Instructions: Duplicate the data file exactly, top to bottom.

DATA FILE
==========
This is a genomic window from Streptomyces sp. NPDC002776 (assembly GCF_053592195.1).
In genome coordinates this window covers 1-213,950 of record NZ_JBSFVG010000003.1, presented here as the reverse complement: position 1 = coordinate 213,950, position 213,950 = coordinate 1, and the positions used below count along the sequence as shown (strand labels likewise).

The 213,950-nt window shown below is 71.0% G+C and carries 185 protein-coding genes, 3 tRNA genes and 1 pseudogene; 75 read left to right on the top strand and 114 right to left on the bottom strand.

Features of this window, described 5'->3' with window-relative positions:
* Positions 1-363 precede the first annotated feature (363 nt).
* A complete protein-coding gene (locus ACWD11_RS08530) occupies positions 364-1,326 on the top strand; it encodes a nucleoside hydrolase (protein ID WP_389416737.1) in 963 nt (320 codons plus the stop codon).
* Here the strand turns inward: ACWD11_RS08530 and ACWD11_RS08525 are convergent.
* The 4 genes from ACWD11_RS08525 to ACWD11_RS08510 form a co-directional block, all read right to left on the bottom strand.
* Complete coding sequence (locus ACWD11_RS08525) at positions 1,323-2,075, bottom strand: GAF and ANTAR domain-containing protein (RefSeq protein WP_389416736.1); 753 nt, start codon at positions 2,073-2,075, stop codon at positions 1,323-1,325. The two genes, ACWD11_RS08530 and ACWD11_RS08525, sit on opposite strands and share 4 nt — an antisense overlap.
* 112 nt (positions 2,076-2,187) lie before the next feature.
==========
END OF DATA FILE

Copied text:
This is a genomic window from Streptomyces sp. NPDC002776 (assembly GCF_053592195.1).
In genome coordinates this window covers 1-213,950 of record NZ_JBSFVG010000003.1, presented here as the reverse complement: position 1 = coordinate 213,950, position 213,950 = coordinate 1, and the positions used below count along the sequence as shown (strand labels likewise).

The 213,950-nt window shown below is 71.0% G+C and carries 185 protein-coding genes, 3 tRNA genes and 1 pseudogene; 75 read left to right on the top strand and 114 right to left on the bottom strand.

Features of this window, described 5'->3' with window-relative positions:
* Positions 1-363 precede the first annotated feature (363 nt).
* A complete protein-coding gene (locus ACWD11_RS08530) occupies positions 364-1,326 on the top strand; it encodes a nucleoside hydrolase (protein ID WP_389416737.1) in 963 nt (320 codons plus the stop codon).
* Here the strand turns inward: ACWD11_RS08530 and ACWD11_RS08525 are convergent.
* The 4 genes from ACWD11_RS08525 to ACWD11_RS08510 form a co-directional block, all read right to left on the bottom strand.
* Complete coding sequence (locus ACWD11_RS08525) at positions 1,323-2,075, bottom strand: GAF and ANTAR domain-containing protein (RefSeq protein WP_389416736.1); 753 nt, start codon at positions 2,073-2,075, stop codon at positions 1,323-1,325. The two genes, ACWD11_RS08530 and ACWD11_RS08525, sit on opposite strands and share 4 nt — an antisense overlap.
* 112 nt (positions 2,076-2,187) lie before the next feature.